Objective: We investigated whether modified body mass index (mBMI) at diagnosis could predict all-cause mortality during follow-up in patients with antineutrophil cytoplasmic antibody (ANCA)-associated vasculitis (AAV). Methods: The medical records of 203 AAV patients with BMI ≥18.5 kg/m2 were reviewed. mBMI was calculated using an equation: mBMI=BMI (kg/m2)×serum albumin (g/L). All-cause mortality was considered as a poor outcome, and the follow-up duration based on all-cause mortality was defined as the period from AAV diagnosis to death for deceased patients, and the period from AAV diagnosis to the last visit for surviving patients. Results: The median age was 59.0 years (35.5% were male). The median BMI and mBMI were 22.8 kg/m2 and 813.2 kg·g/m2·L. Twenty-five patients (12.3%) died. mBMI was well correlated with age, BVAS, FFS, erythrocyte sedimentation rate and C-reactive protein at diagnosis. Deceased patients exhibited significantly lower mBMI at diagnosis compared to surviving patients. AAV patients mBMI ≤570.1 kg·g/m2·L showed a significantly higher frequency of all-cause mortality (38.5% vs. 8.5%), and furthermore, exhibited a significantly higher risk for all-cause mortality than those with mBMI >570.1 kg·g/m2·L (RR 6.750). mBMI ≤570.1 kg·g/m2·L showed a significantly lower cumulative patients’ survival rate than those with mBMI >570.1 kg·g/m2·L. In the multivariable Cox hazards model analysis, either serum albumin or mBMI was significantly associated with all-cause mortality in AAV patients. Conclusion: In conclusion, mBMI ≤570.1 kg·g/m2·L at diagnosis may be a useful predictor of all-cause mortality during followup additionally to serum albumin in AAV patients.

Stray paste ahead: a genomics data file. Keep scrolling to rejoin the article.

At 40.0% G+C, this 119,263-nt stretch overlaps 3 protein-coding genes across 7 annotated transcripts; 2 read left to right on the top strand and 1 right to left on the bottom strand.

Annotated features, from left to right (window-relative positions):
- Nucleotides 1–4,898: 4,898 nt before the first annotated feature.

|Number of pages||8|
|Journal||Journal of Rheumatic Diseases|
|Publication status||Published - 2022 Jul|
Bibliographical noteFunding Information:
This research was supported by a faculty research grant of Yonsei University College of Medicine (6-2019-0184) and a grant from the Korea Health Technology R&D Project through the Korea Health Industry Development Institute, funded by the Ministry of Health and Welfare, Republic of Korea (HI14C1324).
Copyright © The Korean College of Rheumatology.
All Science Journal Classification (ASJC) codes